“In April last year we knew Australia were coming for an ODI series. It was straight after the ball-tampering controversy and all that so they were front-page news with their captain being banned.

“I emailed Cricket Australia and said I would absolutely love to interview Justin Langer to talk Somerset and his memories of playing here. I tried a few times and heard absolutely nothing and the ODI’s had started – I think we were three matches in? – and Australia were being hammered by an insanely good England team. Then I got a reply from Cricket Australia to say they would do it. He wouldn’t be able to come to Taunton but we could do it over the phone. But – they said – he could only do it next Wednesday and I would have five minutes only.

“Now I had booked that day off as my girlfriend, who is a Primary School teacher near Swindon, wanted me to play Howard Carter for the kids who were learning about Egypt. So we got the costume sorted, and I was all dressed up with the tweed and moustache, and I had 7 and 8 year-old kids asking me about how I discovered Tutankhamun. That was in the morning.

“But I took some kit with me and drove onto Salisbury Plain where I could get a good signal, and managed to dial up Justin Langer dressed as Howard Carter in my car. My hand was shaking I was so nervous. I had tractor’s driving past me – which you can hear halfway through the interview.

“In the end I spoke with Justin for about 20 minutes and he said how he loved every minute playing for Somerset and then we inevitably talked about ball-tampering. Now he didn’t do this interview for the papers or TV, he only spoke (about ball-tampering) in press conferences. So I got the exclusive.

“So there I was dressed as an Egyptologist interviewing Justin Langer in my car in the middle of a field – I have never told anyone that before.”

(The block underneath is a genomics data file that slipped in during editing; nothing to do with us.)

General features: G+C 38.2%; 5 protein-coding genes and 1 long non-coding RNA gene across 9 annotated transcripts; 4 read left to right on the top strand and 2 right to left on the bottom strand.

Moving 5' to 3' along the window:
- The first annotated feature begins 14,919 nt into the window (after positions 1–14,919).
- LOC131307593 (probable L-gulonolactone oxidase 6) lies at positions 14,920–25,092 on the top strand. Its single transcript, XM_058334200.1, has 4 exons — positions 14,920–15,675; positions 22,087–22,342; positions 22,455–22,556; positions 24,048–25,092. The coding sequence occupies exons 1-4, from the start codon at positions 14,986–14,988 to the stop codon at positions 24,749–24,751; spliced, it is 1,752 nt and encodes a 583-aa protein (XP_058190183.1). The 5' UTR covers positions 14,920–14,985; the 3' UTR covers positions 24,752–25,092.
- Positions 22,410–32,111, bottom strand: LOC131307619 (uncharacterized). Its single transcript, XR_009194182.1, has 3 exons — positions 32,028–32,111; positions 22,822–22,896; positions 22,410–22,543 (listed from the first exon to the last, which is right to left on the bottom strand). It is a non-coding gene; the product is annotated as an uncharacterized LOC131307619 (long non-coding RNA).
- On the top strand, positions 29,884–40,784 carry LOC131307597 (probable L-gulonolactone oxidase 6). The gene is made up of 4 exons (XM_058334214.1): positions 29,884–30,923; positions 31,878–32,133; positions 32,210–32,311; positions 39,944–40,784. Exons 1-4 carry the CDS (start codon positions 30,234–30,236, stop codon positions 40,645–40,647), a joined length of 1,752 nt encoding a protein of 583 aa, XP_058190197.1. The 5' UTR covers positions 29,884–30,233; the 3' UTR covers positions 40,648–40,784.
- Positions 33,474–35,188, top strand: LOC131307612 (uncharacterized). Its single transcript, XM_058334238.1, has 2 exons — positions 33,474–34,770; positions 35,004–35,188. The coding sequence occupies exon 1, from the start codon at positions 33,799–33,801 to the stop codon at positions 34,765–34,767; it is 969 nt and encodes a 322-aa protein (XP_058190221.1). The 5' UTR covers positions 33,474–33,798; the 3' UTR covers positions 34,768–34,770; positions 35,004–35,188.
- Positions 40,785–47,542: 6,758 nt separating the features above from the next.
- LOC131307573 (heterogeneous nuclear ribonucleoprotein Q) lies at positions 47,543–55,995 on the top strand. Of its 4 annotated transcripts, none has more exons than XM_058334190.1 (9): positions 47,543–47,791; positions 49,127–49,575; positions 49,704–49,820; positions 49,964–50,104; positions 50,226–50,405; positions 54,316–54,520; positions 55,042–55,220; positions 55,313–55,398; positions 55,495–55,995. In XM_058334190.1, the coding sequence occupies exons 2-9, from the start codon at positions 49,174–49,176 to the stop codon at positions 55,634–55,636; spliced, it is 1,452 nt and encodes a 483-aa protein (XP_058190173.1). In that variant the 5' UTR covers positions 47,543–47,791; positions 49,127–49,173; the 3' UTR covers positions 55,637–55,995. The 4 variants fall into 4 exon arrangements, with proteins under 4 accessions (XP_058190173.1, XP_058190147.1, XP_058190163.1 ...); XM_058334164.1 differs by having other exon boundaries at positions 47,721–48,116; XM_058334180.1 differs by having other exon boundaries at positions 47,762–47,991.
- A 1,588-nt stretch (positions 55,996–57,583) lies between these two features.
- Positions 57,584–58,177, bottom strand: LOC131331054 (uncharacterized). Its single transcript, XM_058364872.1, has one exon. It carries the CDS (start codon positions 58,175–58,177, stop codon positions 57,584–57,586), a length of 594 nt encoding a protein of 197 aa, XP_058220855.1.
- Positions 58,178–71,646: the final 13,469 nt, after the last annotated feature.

Charlie’s talents and efforts are being acknowledged locally and nationally, with an abundance of award nominations flying in for the show and its host. Charlie and some colleagues recently attended the Sports Journalists Awards which offered a chance to mingle with some famous faces.  

“We had been there before as a couple of years ago we were nominated for our coverage of Yeovil Town Ladies so we knew what to expect. So we put these two entries in, but not expecting anything back, but were nominated for live coverage of sport, which was for the semi-final at Edgbaston last year, and factual feature which was for The Cricket Show as a whole. We were blown away.

“I interviewed Scyld Berry, who is Cricket Writer of the Year beating Michael Atherton, and I had a good chat with John Murray, the BBC Football correspondent, and he told us he prefers cricket to football and told us why he loves cricket so much. I remember listening to him talking about the World Cup from when I was a teenager. So there I was surrounded by all these legends – it was great. All these people that bring great sport to people’s houses, people who don’t have Sky, and that’s why I love radio so much because it’s available for everybody.